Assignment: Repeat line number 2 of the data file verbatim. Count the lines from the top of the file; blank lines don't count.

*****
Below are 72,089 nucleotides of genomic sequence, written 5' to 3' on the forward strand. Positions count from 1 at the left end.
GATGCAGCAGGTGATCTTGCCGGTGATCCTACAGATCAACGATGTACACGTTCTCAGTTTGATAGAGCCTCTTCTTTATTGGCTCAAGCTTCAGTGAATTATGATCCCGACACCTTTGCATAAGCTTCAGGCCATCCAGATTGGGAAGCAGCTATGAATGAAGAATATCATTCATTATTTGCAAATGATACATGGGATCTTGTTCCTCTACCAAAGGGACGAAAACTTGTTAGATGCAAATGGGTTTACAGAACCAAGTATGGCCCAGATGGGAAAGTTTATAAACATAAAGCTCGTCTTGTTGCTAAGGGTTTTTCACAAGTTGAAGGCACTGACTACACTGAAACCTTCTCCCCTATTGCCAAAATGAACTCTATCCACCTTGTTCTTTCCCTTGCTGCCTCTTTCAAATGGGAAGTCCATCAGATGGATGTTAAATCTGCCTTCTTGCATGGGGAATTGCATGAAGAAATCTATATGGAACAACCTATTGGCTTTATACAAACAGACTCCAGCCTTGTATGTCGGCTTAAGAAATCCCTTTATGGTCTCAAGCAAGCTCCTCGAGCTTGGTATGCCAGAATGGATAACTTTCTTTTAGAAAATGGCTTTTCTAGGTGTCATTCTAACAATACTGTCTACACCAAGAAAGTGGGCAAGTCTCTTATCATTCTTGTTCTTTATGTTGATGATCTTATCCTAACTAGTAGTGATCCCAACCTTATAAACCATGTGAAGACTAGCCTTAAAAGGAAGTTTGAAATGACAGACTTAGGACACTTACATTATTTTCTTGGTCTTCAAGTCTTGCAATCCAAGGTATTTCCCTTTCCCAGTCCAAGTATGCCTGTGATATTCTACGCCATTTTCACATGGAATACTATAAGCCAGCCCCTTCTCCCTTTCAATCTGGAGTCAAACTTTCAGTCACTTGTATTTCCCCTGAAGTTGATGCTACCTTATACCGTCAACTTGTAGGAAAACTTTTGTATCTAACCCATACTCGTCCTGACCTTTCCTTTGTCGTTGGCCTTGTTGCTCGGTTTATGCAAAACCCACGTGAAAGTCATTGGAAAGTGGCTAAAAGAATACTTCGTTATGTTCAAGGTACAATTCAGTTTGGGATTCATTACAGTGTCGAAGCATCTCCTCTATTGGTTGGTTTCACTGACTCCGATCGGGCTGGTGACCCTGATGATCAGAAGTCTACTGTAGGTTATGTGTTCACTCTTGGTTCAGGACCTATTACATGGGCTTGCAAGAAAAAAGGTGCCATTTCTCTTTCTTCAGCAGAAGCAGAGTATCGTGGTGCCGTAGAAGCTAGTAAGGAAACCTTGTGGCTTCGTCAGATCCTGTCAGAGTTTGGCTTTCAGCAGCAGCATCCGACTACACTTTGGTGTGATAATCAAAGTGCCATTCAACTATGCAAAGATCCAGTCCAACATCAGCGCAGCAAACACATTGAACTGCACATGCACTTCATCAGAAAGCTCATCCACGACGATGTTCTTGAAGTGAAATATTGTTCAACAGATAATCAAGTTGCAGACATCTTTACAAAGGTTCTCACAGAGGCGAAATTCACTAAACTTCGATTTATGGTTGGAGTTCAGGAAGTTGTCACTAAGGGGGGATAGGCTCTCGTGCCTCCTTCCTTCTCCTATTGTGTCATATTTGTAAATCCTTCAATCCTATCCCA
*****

GATGCAGCAGGTGATCTTGCCGGTGATCCTACAGATCAACGATGTACACGTTCTCAGTTTGATAGAGCCTCTTCTTTATTGGCTCAAGCTTCAGTGAATTATGATCCCGACACCTTTGCATAAGCTTCAGGCCATCCAGATTGGGAAGCAGCTATGAATGAAGAATATCATTCATTATTTGCAAATGATACATGGGATCTTGTTCCTCTACCAAAGGGACGAAAACTTGTTAGATGCAAATGGGTTTACAGAACCAAGTATGGCCCAGATGGGAAAGTTTATAAACATAAAGCTCGTCTTGTTGCTAAGGGTTTTTCACAAGTTGAAGGCACTGACTACACTGAAACCTTCTCCCCTATTGCCAAAATGAACTCTATCCACCTTGTTCTTTCCCTTGCTGCCTCTTTCAAATGGGAAGTCCATCAGATGGATGTTAAATCTGCCTTCTTGCATGGGGAATTGCATGAAGAAATCTATATGGAACAACCTATTGGCTTTATACAAACAGACTCCAGCCTTGTATGTCGGCTTAAGAAATCCCTTTATGGTCTCAAGCAAGCTCCTCGAGCTTGGTATGCCAGAATGGATAACTTTCTTTTAGAAAATGGCTTTTCTAGGTGTCATTCTAACAATACTGTCTACACCAAGAAAGTGGGCAAGTCTCTTATCATTCTTGTTCTTTATGTTGATGATCTTATCCTAACTAGTAGTGATCCCAACCTTATAAACCATGTGAAGACTAGCCTTAAAAGGAAGTTTGAAATGACAGACTTAGGACACTTACATTATTTTCTTGGTCTTCAAGTCTTGCAATCCAAGGTATTTCCCTTTCCCAGTCCAAGTATGCCTGTGATATTCTACGCCATTTTCACATGGAATACTATAAGCCAGCCCCTTCTCCCTTTCAATCTGGAGTCAAACTTTCAGTCACTTGTATTTCCCCTGAAGTTGATGCTACCTTATACCGTCAACTTGTAGGAAAACTTTTGTATCTAACCCATACTCGTCCTGACCTTTCCTTTGTCGTTGGCCTTGTTGCTCGGTTTATGCAAAACCCACGTGAAAGTCATTGGAAAGTGGCTAAAAGAATACTTCGTTATGTTCAAGGTACAATTCAGTTTGGGATTCATTACAGTGTCGAAGCATCTCCTCTATTGGTTGGTTTCACTGACTCCGATCGGGCTGGTGACCCTGATGATCAGAAGTCTACTGTAGGTTATGTGTTCACTCTTGGTTCAGGACCTATTACATGGGCTTGCAAGAAAAAAGGTGCCATTTCTCTTTCTTCAGCAGAAGCAGAGTATCGTGGTGCCGTAGAAGCTAGTAAGGAAACCTTGTGGCTTCGTCAGATCCTGTCAGAGTTTGGCTTTCAGCAGCAGCATCCGACTACACTTTGGTGTGATAATCAAAGTGCCATTCAACTATGCAAAGATCCAGTCCAACATCAGCGCAGCAAACACATTGAACTGCACATGCACTTCATCAGAAAGCTCATCCACGACGATGTTCTTGAAGTGAAATATTGTTCAACAGATAATCAAGTTGCAGACATCTTTACAAAGGTTCTCACAGAGGCGAAATTCACTAAACTTCGATTTATGGTTGGAGTTCAGGAAGTTGTCACTAAGGGGGGATAGGCTCTCGTGCCTCCTTCCTTCTCCTATTGTGTCATATTTGTAAATCCTTCAATCCTATCCCA